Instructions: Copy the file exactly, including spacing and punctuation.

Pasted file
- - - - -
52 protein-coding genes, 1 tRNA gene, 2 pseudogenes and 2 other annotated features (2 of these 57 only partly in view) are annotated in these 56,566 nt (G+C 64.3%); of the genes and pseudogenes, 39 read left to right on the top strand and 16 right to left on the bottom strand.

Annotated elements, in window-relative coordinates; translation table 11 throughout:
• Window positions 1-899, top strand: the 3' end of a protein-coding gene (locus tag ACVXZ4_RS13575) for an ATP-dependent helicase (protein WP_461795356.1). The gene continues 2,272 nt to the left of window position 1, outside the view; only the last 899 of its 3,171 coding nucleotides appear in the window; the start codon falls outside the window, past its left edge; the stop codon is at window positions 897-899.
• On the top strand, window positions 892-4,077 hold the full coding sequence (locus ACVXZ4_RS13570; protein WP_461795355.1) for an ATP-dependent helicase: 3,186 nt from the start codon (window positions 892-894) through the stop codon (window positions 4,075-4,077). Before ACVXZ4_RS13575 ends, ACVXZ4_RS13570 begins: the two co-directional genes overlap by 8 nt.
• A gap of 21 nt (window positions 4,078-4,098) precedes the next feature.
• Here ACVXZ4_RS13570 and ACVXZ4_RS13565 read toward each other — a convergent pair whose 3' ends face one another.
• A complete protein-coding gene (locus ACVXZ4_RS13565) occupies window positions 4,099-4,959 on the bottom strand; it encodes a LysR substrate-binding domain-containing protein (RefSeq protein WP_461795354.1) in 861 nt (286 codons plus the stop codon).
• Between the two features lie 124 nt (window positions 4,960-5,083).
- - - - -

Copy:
52 protein-coding genes, 1 tRNA gene, 2 pseudogenes and 2 other annotated features (2 of these 57 only partly in view) are annotated in these 56,566 nt (G+C 64.3%); of the genes and pseudogenes, 39 read left to right on the top strand and 16 right to left on the bottom strand.

Annotated elements, in window-relative coordinates; translation table 11 throughout:
• Window positions 1-899, top strand: the 3' end of a protein-coding gene (locus tag ACVXZ4_RS13575) for an ATP-dependent helicase (protein WP_461795356.1). The gene continues 2,272 nt to the left of window position 1, outside the view; only the last 899 of its 3,171 coding nucleotides appear in the window; the start codon falls outside the window, past its left edge; the stop codon is at window positions 897-899.
• On the top strand, window positions 892-4,077 hold the full coding sequence (locus ACVXZ4_RS13570; protein WP_461795355.1) for an ATP-dependent helicase: 3,186 nt from the start codon (window positions 892-894) through the stop codon (window positions 4,075-4,077). Before ACVXZ4_RS13575 ends, ACVXZ4_RS13570 begins: the two co-directional genes overlap by 8 nt.
• A gap of 21 nt (window positions 4,078-4,098) precedes the next feature.
• Here ACVXZ4_RS13570 and ACVXZ4_RS13565 read toward each other — a convergent pair whose 3' ends face one another.
• A complete protein-coding gene (locus ACVXZ4_RS13565) occupies window positions 4,099-4,959 on the bottom strand; it encodes a LysR substrate-binding domain-containing protein (RefSeq protein WP_461795354.1) in 861 nt (286 codons plus the stop codon).
• Between the two features lie 124 nt (window positions 4,960-5,083).